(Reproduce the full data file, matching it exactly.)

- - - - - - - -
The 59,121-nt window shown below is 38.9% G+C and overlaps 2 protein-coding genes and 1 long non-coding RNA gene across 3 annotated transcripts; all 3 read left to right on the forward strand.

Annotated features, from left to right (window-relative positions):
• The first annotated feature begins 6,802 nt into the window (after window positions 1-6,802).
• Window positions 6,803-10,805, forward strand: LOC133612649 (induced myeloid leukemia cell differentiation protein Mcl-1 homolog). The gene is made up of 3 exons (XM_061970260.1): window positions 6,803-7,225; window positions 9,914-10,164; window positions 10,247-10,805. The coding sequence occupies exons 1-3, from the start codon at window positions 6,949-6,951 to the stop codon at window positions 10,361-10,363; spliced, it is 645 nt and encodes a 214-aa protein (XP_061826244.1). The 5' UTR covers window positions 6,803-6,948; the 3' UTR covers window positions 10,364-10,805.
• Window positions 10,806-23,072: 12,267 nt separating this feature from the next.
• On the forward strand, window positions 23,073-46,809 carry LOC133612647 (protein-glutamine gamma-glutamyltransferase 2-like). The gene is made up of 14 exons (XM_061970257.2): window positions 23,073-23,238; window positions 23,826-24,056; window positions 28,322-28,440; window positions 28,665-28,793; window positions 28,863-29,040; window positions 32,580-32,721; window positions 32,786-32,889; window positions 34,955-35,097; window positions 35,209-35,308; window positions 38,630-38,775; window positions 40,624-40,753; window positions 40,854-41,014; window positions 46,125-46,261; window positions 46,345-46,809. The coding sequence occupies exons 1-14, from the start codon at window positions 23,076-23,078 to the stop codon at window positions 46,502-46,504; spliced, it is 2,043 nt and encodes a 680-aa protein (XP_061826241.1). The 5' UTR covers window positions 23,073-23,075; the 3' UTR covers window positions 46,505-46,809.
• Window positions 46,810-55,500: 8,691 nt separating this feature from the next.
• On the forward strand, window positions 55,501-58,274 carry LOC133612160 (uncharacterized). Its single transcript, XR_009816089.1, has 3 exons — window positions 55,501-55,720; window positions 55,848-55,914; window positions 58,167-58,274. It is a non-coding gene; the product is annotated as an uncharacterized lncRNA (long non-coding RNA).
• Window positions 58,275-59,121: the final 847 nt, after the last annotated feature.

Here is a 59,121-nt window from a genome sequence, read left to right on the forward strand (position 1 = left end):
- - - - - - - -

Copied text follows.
The 59,121-nt window shown below is 38.9% G+C and overlaps 2 protein-coding genes and 1 long non-coding RNA gene across 3 annotated transcripts; all 3 read left to right on the forward strand.

Annotated features, from left to right (window-relative positions):
• The first annotated feature begins 6,802 nt into the window (after window positions 1-6,802).
• Window positions 6,803-10,805, forward strand: LOC133612649 (induced myeloid leukemia cell differentiation protein Mcl-1 homolog). The gene is made up of 3 exons (XM_061970260.1): window positions 6,803-7,225; window positions 9,914-10,164; window positions 10,247-10,805. The coding sequence occupies exons 1-3, from the start codon at window positions 6,949-6,951 to the stop codon at window positions 10,361-10,363; spliced, it is 645 nt and encodes a 214-aa protein (XP_061826244.1). The 5' UTR covers window positions 6,803-6,948; the 3' UTR covers window positions 10,364-10,805.
• Window positions 10,806-23,072: 12,267 nt separating this feature from the next.
• On the forward strand, window positions 23,073-46,809 carry LOC133612647 (protein-glutamine gamma-glutamyltransferase 2-like). The gene is made up of 14 exons (XM_061970257.2): window positions 23,073-23,238; window positions 23,826-24,056; window positions 28,322-28,440; window positions 28,665-28,793; window positions 28,863-29,040; window positions 32,580-32,721; window positions 32,786-32,889; window positions 34,955-35,097; window positions 35,209-35,308; window positions 38,630-38,775; window positions 40,624-40,753; window positions 40,854-41,014; window positions 46,125-46,261; window positions 46,345-46,809. The coding sequence occupies exons 1-14, from the start codon at window positions 23,076-23,078 to the stop codon at window positions 46,502-46,504; spliced, it is 2,043 nt and encodes a 680-aa protein (XP_061826241.1). The 5' UTR covers window positions 23,073-23,075; the 3' UTR covers window positions 46,505-46,809.
• Window positions 46,810-55,500: 8,691 nt separating this feature from the next.
• On the forward strand, window positions 55,501-58,274 carry LOC133612160 (uncharacterized). Its single transcript, XR_009816089.1, has 3 exons — window positions 55,501-55,720; window positions 55,848-55,914; window positions 58,167-58,274. It is a non-coding gene; the product is annotated as an uncharacterized lncRNA (long non-coding RNA).
• Window positions 58,275-59,121: the final 847 nt, after the last annotated feature.

Here is a 59,121-nt window from a genome sequence, read left to right on the forward strand (position 1 = left end):